Alt Med Proponents Trumpet Lobbying Success on Health Care Reform

October 5, 2009

Last week CFI released a report by Jean Mielczarek , Emeritus Professor of Physics at George Mason University, that exposed the push to include coverage for bogus alternative medicine therapies in the Senate's health care reform bill.  An amendment to the Senate HELP bill would guarantee taxpayer funding for non-evidence based treatments, such as "Therapeutic Touch," that have no grounding in experiment or in our understanding of basic scientific facts. CFI argued that the United States can ill afford to continue wasting precious resources on unproven - and often disproven - medical techniques.

Proponents of complimentary and alternative medicine, including the Integrative Healthcare Policy Consortium (IHPC), are crowing about their successful push to snag taxpayer dollars for treatments that are all too often unproven or disproven.  The IHPC is up front about its ultimate goal: nothing less than "a significant transformation of US medicine during the current iteration of US health reform planning."  The IHPC notes that although the steps taken so far "may seem small,"

there are undeniable signs showing up of the potential inclusion of integrative medicine, integrative practices and licensed complementary and alternative medicine practitioners in federal health policy in the United States. Credit the persistence in relationship-building of such groups as the Integrated Healthcare Policy Consortium (IHPC) and allies such as US Senator Bernie Sanders (Ind.-VT), Tom Harkin (D-IO) and Barbara Mikulski (D-MD) for making it so.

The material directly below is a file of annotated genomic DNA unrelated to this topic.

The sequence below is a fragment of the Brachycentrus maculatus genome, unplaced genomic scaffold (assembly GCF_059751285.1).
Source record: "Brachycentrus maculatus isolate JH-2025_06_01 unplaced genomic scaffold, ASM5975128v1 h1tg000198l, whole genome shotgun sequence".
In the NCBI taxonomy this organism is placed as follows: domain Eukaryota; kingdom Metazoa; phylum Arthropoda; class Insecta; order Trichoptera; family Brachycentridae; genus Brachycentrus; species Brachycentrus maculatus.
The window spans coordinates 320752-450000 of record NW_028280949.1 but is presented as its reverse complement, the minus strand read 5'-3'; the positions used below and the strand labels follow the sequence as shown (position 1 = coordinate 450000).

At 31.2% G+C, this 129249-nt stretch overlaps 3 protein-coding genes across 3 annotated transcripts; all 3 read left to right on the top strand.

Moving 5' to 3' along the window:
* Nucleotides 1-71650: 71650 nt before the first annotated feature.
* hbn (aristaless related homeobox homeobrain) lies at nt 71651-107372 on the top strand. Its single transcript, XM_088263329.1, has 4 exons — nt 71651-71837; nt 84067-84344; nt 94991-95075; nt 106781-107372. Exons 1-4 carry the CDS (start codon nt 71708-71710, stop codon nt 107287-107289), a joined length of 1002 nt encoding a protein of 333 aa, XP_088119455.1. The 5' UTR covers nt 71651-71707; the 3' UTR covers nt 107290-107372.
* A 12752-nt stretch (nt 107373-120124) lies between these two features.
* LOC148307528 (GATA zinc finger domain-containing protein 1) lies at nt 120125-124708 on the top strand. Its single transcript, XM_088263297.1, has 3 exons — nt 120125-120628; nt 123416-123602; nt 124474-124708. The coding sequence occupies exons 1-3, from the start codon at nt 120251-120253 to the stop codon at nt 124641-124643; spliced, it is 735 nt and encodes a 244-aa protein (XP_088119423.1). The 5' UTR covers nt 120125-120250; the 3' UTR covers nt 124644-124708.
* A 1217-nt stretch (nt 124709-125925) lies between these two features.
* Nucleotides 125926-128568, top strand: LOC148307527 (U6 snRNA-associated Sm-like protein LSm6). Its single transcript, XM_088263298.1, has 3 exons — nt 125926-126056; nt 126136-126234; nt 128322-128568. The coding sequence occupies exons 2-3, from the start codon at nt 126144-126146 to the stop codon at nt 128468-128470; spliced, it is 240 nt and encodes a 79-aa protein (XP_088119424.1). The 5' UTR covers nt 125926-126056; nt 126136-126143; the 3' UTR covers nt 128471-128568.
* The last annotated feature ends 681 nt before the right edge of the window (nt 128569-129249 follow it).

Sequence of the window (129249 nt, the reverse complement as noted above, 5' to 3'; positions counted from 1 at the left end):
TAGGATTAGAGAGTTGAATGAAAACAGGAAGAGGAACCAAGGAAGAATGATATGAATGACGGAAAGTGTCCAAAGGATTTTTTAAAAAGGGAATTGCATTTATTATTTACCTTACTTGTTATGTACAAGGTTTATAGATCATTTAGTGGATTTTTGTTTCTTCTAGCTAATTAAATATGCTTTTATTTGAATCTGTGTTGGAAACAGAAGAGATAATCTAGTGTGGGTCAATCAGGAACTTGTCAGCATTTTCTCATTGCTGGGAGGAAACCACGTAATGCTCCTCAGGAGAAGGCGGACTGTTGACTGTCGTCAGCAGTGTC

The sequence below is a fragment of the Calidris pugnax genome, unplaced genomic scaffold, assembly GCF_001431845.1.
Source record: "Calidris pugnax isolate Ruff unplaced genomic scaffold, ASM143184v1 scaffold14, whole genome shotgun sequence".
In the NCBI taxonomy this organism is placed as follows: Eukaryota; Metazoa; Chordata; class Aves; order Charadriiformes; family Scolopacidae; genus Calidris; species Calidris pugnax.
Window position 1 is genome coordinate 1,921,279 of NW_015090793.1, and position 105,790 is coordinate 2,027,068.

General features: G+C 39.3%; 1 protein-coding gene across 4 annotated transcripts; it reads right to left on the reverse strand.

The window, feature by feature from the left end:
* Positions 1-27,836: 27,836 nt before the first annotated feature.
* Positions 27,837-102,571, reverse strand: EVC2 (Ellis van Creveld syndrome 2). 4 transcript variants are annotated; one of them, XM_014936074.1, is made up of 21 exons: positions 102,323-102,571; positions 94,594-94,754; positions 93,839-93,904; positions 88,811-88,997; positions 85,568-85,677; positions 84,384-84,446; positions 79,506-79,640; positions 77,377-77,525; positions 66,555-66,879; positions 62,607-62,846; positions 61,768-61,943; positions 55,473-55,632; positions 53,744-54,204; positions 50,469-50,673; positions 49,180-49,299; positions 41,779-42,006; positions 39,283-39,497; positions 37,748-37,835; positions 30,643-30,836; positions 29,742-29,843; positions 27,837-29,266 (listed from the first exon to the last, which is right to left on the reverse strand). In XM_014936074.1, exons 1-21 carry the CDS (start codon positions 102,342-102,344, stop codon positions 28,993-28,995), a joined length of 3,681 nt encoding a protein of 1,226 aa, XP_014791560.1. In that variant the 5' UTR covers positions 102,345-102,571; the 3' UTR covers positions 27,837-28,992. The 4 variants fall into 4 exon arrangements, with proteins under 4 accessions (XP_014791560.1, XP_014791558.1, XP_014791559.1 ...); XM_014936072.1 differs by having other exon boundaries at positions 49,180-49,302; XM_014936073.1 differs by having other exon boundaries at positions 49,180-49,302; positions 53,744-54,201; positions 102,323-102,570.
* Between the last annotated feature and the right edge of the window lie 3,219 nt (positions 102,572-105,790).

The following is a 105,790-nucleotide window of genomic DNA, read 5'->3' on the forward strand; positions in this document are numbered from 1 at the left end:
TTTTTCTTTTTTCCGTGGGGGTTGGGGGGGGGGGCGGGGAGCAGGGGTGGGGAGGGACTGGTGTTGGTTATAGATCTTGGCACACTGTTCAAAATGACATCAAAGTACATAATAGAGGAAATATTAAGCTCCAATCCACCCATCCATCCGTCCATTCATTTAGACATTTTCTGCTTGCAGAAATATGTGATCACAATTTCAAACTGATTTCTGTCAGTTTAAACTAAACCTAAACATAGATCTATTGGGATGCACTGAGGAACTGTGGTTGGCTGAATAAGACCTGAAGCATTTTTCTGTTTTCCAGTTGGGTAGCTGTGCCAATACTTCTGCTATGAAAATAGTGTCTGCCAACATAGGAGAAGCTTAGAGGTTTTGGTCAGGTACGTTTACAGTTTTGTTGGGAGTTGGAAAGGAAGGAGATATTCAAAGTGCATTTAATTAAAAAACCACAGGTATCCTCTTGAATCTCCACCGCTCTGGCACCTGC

So far the press seems to have paid very little attention to the alt med industry's successful subversion of health care reform. 

Comments:

#1 J. (Guest) on Tuesday October 06, 2009 at 11:47am

Alternative and complimentary “medicine” seeks government payment on the basis that they are not part of allopathic medical practice which must obtain FDA approval as being safe and efficacious. Numerous FDA approved treatments are excluded from being covered. It would seem that quacks are claiming a slice of the pie on the basis that they are unproven. And what about faith healers? Should they be covered as alternative treatments or as faith based initiatives?

#2 medical myths (Guest) on Saturday October 10, 2009 at 5:31am

I am trying to think for a multidisciplinary studies major that i have come up with concentrating in health care.medical myths

#3 Supplement (Guest) on Sunday October 18, 2009 at 10:10pm

My company allow me to buy my parent’s health insurance with me. can i include that amount into my itemize deduction? even though my dad file his own tax return; my dad is not a dependent on my tax return

Supplement

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